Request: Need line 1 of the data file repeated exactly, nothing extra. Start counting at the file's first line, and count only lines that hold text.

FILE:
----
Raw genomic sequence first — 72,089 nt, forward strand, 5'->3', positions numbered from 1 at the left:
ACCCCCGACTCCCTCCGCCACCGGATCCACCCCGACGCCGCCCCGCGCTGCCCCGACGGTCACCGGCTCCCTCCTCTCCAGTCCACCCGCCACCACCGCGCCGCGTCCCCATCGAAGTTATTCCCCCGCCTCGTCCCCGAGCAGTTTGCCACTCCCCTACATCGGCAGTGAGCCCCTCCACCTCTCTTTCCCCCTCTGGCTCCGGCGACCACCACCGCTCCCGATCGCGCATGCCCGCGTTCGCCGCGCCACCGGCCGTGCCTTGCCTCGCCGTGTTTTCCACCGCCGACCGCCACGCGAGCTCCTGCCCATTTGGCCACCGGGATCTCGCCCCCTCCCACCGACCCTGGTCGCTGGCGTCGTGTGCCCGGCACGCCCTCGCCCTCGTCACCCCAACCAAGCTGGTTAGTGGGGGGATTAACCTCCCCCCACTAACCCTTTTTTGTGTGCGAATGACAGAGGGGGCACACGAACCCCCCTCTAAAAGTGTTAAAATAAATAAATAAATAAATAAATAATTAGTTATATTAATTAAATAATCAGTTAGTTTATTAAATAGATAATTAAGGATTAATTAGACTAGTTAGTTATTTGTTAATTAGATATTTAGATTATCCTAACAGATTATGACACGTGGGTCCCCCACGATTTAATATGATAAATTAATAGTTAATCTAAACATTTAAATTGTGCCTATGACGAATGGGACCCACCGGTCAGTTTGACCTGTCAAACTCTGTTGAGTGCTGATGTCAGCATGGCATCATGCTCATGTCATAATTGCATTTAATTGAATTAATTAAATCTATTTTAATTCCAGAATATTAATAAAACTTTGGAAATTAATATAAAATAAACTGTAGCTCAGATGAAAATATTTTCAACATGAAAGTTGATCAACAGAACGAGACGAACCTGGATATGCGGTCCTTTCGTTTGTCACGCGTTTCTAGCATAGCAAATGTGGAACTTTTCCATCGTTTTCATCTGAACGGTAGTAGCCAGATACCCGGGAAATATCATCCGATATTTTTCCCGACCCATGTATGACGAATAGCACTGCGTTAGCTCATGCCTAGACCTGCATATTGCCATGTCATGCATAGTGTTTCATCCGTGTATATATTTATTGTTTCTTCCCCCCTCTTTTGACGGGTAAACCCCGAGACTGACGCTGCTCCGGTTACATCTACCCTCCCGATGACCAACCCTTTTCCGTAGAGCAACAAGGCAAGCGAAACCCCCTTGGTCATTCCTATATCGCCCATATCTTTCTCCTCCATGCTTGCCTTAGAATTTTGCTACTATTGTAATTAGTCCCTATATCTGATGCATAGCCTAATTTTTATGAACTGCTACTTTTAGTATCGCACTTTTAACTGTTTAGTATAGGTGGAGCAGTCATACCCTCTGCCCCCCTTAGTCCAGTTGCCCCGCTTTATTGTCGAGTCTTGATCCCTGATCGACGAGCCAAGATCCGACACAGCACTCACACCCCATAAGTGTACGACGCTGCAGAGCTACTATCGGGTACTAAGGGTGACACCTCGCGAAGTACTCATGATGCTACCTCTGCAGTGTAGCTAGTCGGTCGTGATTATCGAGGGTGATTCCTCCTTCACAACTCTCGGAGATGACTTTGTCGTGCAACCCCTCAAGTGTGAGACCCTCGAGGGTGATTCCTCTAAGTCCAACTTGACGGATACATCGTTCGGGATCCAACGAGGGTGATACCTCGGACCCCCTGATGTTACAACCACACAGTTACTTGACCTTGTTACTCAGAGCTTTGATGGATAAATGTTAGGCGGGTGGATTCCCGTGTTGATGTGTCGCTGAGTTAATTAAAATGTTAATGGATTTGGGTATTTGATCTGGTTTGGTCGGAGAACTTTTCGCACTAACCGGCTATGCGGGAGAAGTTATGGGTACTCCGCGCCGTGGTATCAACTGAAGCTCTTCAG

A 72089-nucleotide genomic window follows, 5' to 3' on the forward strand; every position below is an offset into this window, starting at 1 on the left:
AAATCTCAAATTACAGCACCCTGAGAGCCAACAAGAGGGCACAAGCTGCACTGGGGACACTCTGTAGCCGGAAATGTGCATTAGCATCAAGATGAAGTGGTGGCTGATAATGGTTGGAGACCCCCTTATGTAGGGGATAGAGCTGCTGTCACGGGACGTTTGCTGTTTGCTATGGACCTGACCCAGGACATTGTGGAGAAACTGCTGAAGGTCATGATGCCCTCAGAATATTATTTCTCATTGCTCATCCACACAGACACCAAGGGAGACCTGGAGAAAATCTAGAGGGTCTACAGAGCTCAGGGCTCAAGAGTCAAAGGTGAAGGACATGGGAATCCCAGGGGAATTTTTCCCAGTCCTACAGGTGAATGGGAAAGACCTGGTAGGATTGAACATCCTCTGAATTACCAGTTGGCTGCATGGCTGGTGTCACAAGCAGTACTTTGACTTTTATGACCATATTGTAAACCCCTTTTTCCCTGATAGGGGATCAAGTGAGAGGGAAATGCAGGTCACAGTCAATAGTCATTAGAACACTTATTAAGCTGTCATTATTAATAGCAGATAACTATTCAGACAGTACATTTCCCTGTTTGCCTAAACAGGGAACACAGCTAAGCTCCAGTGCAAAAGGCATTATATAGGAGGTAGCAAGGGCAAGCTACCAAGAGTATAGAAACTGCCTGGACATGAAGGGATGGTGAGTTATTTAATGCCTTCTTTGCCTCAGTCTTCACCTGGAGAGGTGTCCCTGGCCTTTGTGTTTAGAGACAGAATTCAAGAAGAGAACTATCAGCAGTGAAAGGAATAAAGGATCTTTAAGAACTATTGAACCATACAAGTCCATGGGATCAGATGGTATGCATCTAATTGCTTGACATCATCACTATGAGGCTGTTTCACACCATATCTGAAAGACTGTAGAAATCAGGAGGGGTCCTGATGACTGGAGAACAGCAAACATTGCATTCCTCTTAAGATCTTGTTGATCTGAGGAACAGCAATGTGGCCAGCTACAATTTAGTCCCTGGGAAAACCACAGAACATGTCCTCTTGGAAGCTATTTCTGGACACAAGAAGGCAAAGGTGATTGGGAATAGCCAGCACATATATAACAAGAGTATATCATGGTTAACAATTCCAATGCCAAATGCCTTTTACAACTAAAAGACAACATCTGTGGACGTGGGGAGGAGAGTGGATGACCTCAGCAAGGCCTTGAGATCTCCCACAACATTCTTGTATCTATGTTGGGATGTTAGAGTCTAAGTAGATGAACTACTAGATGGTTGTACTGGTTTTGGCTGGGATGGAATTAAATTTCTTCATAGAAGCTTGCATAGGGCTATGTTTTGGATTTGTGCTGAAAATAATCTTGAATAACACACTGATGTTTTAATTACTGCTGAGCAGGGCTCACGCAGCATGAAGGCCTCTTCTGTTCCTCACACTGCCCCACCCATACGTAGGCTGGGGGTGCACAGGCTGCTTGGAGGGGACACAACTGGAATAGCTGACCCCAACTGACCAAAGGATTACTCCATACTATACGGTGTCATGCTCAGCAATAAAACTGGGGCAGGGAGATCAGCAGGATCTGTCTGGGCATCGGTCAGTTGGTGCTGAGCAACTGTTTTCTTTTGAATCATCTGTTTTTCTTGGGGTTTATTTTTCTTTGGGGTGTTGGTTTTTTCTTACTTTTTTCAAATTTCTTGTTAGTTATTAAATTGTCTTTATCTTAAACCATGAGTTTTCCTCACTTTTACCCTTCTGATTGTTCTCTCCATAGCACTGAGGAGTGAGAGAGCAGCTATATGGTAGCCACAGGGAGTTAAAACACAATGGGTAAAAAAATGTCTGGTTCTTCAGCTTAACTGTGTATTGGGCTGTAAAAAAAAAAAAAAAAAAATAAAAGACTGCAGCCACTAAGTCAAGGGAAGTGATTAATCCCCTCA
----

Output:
Raw genomic sequence first — 72,089 nt, forward strand, 5'->3', positions numbered from 1 at the left: